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Do lower interest rates increase investment? - Outside View by Asad Dossani
 
 
Do lower interest rates increase investment?

The most common tool for stimulating an economy during a downturn is lower interest rates. Similarly, to slowdown on overheating economy, especially one with high inflation, higher interest rates are put in place to reduce investment. What is the rationale behind this? The theory goes likes this: Lower interest rates reduce borrowing costs, and this makes it more profitable to borrow money and invest it. Therefore, lowering interest rates in an economy should encourage greater investment, and pull the economy out of recession.

Most of the developed world has extremely low interest rates. The USA, Eurozone, UK, and Japan have interest rates that are at some of their lowest levels in history. This is combined with quantitative easing programs, which are lowering interest rates at longer maturities. The purpose of all of this is to increase investment by lowering borrowing costs. This policy has been in place for some time now, so why hasn’t a big boom occurred? Why are the economies still in the doldrums?

While borrowing costs are certainly an important decision for anyone looking to invest, it is not the most important one of all. In fact, there is another factor which is much more relevant and important. It is something that the government itself has very little control over.

The most important determinant of investment is the willingness to take risk. Investment and economic activity goes up when people are more willing to take risk. Conversely, investment goes down when people are less willing to take risk. Every investment opportunity involves some risk so this is important. The willingness to take risk is highly correlated with the current economic situation. If an economy is in a recession or in a downturn, people expect tough times ahead, and so they are less willing to take risk. When the economy is booming, people expect more good times, and become more willing to take risk.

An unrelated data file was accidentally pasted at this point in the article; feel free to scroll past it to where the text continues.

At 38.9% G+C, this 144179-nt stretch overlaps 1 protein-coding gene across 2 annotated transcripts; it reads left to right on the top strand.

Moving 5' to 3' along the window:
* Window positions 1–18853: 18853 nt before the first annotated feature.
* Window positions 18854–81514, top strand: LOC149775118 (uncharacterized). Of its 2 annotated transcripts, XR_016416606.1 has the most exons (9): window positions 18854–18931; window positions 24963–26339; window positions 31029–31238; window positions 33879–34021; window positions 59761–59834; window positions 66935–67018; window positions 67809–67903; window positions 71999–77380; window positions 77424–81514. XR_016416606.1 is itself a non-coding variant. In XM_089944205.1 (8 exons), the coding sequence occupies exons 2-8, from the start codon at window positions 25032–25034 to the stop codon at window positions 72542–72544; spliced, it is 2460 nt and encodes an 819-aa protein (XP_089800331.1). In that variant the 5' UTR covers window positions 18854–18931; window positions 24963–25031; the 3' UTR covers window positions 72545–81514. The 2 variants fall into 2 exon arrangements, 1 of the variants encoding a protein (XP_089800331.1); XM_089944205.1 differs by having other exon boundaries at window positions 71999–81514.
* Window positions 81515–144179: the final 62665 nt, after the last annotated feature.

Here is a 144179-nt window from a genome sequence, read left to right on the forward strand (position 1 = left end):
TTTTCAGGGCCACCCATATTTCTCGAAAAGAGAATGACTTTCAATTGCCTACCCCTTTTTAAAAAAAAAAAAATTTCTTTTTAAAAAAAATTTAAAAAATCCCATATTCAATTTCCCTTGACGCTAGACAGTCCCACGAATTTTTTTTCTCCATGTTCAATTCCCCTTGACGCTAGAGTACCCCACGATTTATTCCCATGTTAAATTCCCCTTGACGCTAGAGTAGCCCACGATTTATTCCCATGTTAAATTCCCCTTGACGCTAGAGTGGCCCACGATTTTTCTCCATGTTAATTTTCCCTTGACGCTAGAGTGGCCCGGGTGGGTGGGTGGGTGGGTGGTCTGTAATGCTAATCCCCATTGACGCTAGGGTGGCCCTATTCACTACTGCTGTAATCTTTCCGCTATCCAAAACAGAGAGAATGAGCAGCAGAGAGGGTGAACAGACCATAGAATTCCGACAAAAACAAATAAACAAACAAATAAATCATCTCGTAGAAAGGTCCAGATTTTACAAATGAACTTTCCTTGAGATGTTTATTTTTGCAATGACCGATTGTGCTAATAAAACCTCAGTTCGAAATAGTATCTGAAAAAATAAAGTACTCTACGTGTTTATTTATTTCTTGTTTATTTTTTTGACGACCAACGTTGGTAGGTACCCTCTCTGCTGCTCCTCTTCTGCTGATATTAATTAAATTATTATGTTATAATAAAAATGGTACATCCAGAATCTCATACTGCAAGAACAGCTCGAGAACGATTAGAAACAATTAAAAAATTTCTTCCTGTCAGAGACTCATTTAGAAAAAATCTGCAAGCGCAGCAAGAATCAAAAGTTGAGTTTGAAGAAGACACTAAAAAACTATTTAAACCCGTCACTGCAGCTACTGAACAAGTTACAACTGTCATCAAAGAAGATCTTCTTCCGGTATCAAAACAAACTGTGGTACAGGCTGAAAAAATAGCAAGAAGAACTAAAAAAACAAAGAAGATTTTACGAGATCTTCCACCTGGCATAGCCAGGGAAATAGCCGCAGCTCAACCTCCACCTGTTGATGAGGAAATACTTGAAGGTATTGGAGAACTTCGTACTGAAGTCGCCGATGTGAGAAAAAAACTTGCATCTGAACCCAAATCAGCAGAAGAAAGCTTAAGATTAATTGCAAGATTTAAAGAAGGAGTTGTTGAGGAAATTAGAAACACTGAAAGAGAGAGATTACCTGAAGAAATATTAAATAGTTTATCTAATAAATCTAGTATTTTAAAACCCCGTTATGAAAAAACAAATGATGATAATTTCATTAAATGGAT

What has happened in developed economies since the financial crisis is that they have become less willing to take risk. Because people foresee more bad times ahead (especially due to high public and private debt levels), they are not willing to take as much risk. So even though borrowing costs have come down, investment has not gone up in response.

In contrast, emerging economies have seen high capital inflows in the last couple of years. Economic optimism is higher in emerging economies; hence the willingness to take risk is much higher. It is fascinating just how t investors’ willingness to take risk and their level of confidence and optimism have such an important impact on economic prosperity.

While low interest rates do have an affect on investment through lower borrowing costs, it is much less important than investor confidence and willingness to take risk. The challenge for governments is to improve investor confidence in their countries. This is of course easier said than done.

Disclosure: I do not hold the currency/commodity viewed/opined in this column

Asad is an Economics Graduate from The London School of Economics who has also been a part of the currency derivatives team of Deutsche Bank in London. Currently pursuing his PhD at the University of California San Diego where he's researching on Algorithmic Trading Strategies, Asad will be your direct line for answers to all the questions you might have on short-term investing. A part of the Equitymaster Team since 2010, Asad has been sharing his knowledge on short term trading strategies with our valued readers, like you, through our various services. In fact, at the last count, his weekly newsletter, Profit Hunter, was being delivered to more than 100,000 smart traders across the world!

Disclaimer:
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